As stated above, one reason why silver-haired bats have become so widely studied over the past few years is the unusually high number of rabies cases that are being linked to the unique strain of rabies that is found in the silver-haired bat.  In December of 1998 it was concluded that a prisoner in a Virginia prison had died from rabies (Grady).  There was no known contact between the prisoner and any rabid animal, however, other prison inmates reported seeing bats occasionally flying outside during the summer.  Upon further investigation it was determined that the strain of rabies that killed the prisoner was one found only in two types of bats, the silver-haired bat and the eastern pipistrelle.  Despite no formal knowledge of the prisoner having come in contact with a bat, it has been determined that due to the exceedingly sharp teeth and the very tiny claws of these bats, that one could be ³punctured² by either the claw or the teeth and not even realize it.  This was the case with a Connecticut woman who felt something brush up against her leg in her bathroom and upon turning on the lights she noticed a bat on the ceiling.  Despite the woman telling her doctor that the bat merely brushed against her, upon closer look of the area through a magnifying glass, two small punctures were found about a fifth of an inch apart which were said to have probably come from a silver-haired bat (Messenger).  This proof defied earlier belief that a bat could not bite you without you knowing it.  Since 1981 there have been twenty-five cases in which people have contracted rabies in the United States.  Twenty-two of those twenty-five cases contained strains of the rabies virus that could only come from bats and of those twenty-two cases, sixteen had the silver-haired bat strain which killed the Virginia man.  In only one of those cases did the patient actually report being bitten by a bat, in most cases family members or patients themselves merely recalled that a bat had gotten into their house or workplace but that they had no never came into actual contact with the bat (Grady).  The first well documented human death due to rabies associated with an insectivorous bat took place in 1958 and was also the first case reported to involve a silver-haired bat (Messenger).  To date, all rabies in humans that have been associated with the strain of rabies found in the silver-haired bat have taken place in the northwestern and north-regions of the country.  Experts have attributed the isolation of cases in these regions due to the fact that the silver-haired bat is more abundant in the northern regions during the summer months in which rabies is typically more prominent as well as to the fact that most rabid young bats would most likely not survive the migration South and as a result there were be a lower probability of cases occurring South (Messenger).   The large number of rabies cases that have been attributed to the strain of rabies found in silver-haired bats (Referred to herein as the Ln strain) has intrigued scientists and prompted several recent studies and the Center for Disease Control (CDC) formally recognized silver-haired bats as a leading cause of rabies on December 1st, 2003 (Bats).  In several of these recent studies it has been hypothesized that the Ln strain has ³evolved genetic changes that may allow a higher likelihood of infection after superficial contact² (Messenger).  After conducting a series of experiments comparing the strains of rabies virus found in silver-haired bats, domestic dogs, and coyotes it was found that the rabies virus from the silver-haired bat grew to higher titers (Concentration of a substance in a solution) in epithelial and muscle tissue and they also discovered changes in the molecular structure of the glycoprotein which may be linked to increased infectivity.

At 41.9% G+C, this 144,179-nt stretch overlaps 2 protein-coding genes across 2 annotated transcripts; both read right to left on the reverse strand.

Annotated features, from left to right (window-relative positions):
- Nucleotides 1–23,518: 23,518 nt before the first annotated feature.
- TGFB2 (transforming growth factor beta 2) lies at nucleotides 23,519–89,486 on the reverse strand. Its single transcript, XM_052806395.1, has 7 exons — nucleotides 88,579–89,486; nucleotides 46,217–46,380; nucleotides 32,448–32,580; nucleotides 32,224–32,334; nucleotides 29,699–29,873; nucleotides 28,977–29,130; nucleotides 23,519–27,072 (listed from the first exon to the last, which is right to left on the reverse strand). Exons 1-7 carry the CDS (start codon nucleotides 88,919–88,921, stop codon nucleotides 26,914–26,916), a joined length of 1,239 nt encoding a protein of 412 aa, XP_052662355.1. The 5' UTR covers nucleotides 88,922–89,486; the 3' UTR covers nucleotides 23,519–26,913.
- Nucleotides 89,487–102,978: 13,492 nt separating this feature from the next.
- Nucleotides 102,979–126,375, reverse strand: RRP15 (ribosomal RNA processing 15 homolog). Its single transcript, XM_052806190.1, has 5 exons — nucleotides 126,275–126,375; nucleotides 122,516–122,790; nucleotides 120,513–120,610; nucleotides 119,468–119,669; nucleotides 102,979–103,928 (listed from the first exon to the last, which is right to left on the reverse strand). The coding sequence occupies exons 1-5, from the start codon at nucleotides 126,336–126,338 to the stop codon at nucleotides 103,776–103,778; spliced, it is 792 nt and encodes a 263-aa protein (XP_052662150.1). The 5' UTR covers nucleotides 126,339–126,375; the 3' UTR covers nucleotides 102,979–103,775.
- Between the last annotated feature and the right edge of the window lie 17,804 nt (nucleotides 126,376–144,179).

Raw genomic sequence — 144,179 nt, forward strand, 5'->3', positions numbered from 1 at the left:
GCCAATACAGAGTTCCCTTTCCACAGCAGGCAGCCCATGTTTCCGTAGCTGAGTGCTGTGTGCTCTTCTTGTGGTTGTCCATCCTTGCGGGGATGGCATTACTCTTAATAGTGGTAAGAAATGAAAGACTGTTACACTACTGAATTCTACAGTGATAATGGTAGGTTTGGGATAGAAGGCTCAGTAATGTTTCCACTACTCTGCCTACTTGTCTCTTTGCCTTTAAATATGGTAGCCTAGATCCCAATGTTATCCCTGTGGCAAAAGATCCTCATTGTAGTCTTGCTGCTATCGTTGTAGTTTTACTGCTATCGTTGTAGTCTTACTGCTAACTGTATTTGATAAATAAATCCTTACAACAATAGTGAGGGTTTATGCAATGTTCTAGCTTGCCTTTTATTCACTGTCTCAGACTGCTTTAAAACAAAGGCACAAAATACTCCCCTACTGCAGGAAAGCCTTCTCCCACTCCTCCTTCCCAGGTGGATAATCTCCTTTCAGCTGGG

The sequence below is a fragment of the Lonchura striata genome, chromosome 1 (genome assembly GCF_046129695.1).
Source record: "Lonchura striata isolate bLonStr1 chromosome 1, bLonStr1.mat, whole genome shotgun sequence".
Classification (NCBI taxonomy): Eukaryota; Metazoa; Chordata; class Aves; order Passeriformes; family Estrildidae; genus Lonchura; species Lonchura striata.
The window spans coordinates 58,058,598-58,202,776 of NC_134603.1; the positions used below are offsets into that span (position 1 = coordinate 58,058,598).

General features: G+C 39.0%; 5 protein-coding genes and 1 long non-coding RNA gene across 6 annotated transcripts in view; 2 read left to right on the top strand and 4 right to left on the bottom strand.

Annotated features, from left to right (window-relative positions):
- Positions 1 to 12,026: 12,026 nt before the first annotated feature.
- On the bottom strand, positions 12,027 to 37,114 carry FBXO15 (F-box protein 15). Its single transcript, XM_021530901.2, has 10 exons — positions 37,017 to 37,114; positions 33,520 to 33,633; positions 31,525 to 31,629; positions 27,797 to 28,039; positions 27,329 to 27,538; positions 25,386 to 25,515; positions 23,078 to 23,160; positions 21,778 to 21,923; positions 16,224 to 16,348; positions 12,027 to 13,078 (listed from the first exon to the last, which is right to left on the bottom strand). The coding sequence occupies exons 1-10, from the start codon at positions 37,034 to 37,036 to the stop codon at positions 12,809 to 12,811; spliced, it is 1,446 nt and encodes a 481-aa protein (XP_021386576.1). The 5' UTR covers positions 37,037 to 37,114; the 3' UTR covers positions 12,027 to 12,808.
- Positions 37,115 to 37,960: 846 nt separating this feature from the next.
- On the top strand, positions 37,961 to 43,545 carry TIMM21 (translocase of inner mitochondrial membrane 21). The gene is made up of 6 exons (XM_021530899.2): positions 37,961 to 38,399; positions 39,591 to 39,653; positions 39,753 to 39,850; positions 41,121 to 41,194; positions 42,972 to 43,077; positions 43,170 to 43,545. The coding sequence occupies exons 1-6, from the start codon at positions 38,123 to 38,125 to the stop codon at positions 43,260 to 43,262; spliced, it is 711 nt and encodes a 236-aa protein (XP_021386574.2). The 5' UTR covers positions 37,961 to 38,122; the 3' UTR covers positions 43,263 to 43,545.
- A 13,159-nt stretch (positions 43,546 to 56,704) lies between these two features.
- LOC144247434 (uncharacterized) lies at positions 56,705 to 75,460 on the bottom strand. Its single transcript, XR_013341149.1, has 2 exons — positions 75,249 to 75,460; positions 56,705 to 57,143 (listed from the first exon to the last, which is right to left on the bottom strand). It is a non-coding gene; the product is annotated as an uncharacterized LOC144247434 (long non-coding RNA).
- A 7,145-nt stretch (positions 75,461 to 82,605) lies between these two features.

The unique roosting habits of silver-haired bats as well as the unusually large number of rabies cases attributed to them have led to numerous recent studies, however, these studies are sure to be followed by countless others as more information is discovered that could lead to explanations of the Œstrange¹ connection between these bats and the deadly rabies virus.

Works Cited

Bats & Rabies. 1 Dec. 2003. Centers for Disease Control and Prevention. 21 Feb. 2004 <>.

Bat Species:  U.S. Bats:  Lasionycteris noctivagons. Bat Conservation International. 21 Feb. 2004 <>.

Betts, Burr J. "Effects of Interindividual Variation In Echolocation Calls On Identification Of Big Brown And Silver-Haired Bats." Journal of Wildlife Management 62 (1998): 1003-1009. 

Betts, Burr J. "Roosts Used By Maternity Colonies Of Silver-Haired Bats In Northeastern Oregon." Journal of Mammalogy 79 (1998): 643-650. 

Campbell, Lori A., James G. Hallett, and Margaret A. O'Connell. "Conservation of Bats in Managed Forests:  Use of Roosts by Lasionycteris Noctivagans." Journal of Mammalogy 77 (1996): 976-983. 

Conservation Assessment for the Silver-Haired Bat in the Black Hills National Forest, South Dakota and Wyoming. Comp. Cheryl A. Schmidt. Apr. 2003. USDA Forest Service. 21 Feb. 2004 <>.

Grady, Denise. "A Bat's Swift Bat, Unfelt, That Could Bring Rabies." New York Times 19 Mar. 1999, Late ed., sec. F: 6+.LexisNexis. 21 Feb. 2004 <>.

Messenger, Sharon L., Charles E. Rupprecht, and Jean S. Smith. "Emerging Epidemiology of Bat-Associated Cryptic Cases of Rabies in Humans in the United States." Clinical Infectious Diseases 35.6 (2002): 738-748. 21 Feb. 2004 <>.

Nowak, Ronald M. Walker's Bats of the World. Baltimore: Johns Hopkins UP, 1994. 191-192.

Silver-haired Bat - Lasionycteris noctivagans . 26 Jan. 1998. The University of New Mexico . 21 Feb. 2004 <>.

Silver-haired Bat. Discover Life In America. 21 Feb. 2004 <>.

Silver-Haired Bat. National Science Research Laboratory. 21 Feb. 2004 <>.

Vespertilionidae - Bats. Discover Life In America. 21 Feb. 2004 <>.



Josh Smith